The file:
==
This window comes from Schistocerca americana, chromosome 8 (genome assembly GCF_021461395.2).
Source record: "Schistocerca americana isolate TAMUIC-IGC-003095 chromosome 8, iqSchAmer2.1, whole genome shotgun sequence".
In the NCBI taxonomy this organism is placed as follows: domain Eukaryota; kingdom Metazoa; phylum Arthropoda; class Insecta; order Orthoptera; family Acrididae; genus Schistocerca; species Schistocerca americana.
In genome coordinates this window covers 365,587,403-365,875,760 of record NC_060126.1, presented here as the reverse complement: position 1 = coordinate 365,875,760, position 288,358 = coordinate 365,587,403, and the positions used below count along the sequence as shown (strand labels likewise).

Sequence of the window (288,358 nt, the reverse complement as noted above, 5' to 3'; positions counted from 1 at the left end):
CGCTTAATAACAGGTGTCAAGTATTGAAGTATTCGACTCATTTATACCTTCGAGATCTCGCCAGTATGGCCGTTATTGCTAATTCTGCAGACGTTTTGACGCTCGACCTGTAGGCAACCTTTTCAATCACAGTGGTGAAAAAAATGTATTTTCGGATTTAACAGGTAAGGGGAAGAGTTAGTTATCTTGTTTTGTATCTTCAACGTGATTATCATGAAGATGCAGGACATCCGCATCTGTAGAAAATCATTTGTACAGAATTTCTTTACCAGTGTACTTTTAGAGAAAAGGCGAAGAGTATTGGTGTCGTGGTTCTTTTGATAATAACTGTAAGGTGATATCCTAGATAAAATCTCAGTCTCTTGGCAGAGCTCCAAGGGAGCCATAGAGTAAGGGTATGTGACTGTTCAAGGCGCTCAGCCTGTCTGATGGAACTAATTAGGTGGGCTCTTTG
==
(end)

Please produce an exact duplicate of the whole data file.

This window comes from Schistocerca americana, chromosome 8 (genome assembly GCF_021461395.2).
Source record: "Schistocerca americana isolate TAMUIC-IGC-003095 chromosome 8, iqSchAmer2.1, whole genome shotgun sequence".
In the NCBI taxonomy this organism is placed as follows: domain Eukaryota; kingdom Metazoa; phylum Arthropoda; class Insecta; order Orthoptera; family Acrididae; genus Schistocerca; species Schistocerca americana.
In genome coordinates this window covers 365,587,403-365,875,760 of record NC_060126.1, presented here as the reverse complement: position 1 = coordinate 365,875,760, position 288,358 = coordinate 365,587,403, and the positions used below count along the sequence as shown (strand labels likewise).

Sequence of the window (288,358 nt, the reverse complement as noted above, 5' to 3'; positions counted from 1 at the left end):
CGCTTAATAACAGGTGTCAAGTATTGAAGTATTCGACTCATTTATACCTTCGAGATCTCGCCAGTATGGCCGTTATTGCTAATTCTGCAGACGTTTTGACGCTCGACCTGTAGGCAACCTTTTCAATCACAGTGGTGAAAAAAATGTATTTTCGGATTTAACAGGTAAGGGGAAGAGTTAGTTATCTTGTTTTGTATCTTCAACGTGATTATCATGAAGATGCAGGACATCCGCATCTGTAGAAAATCATTTGTACAGAATTTCTTTACCAGTGTACTTTTAGAGAAAAGGCGAAGAGTATTGGTGTCGTGGTTCTTTTGATAATAACTGTAAGGTGATATCCTAGATAAAATCTCAGTCTCTTGGCAGAGCTCCAAGGGAGCCATAGAGTAAGGGTATGTGACTGTTCAAGGCGCTCAGCCTGTCTGATGGAACTAATTAGGTGGGCTCTTTG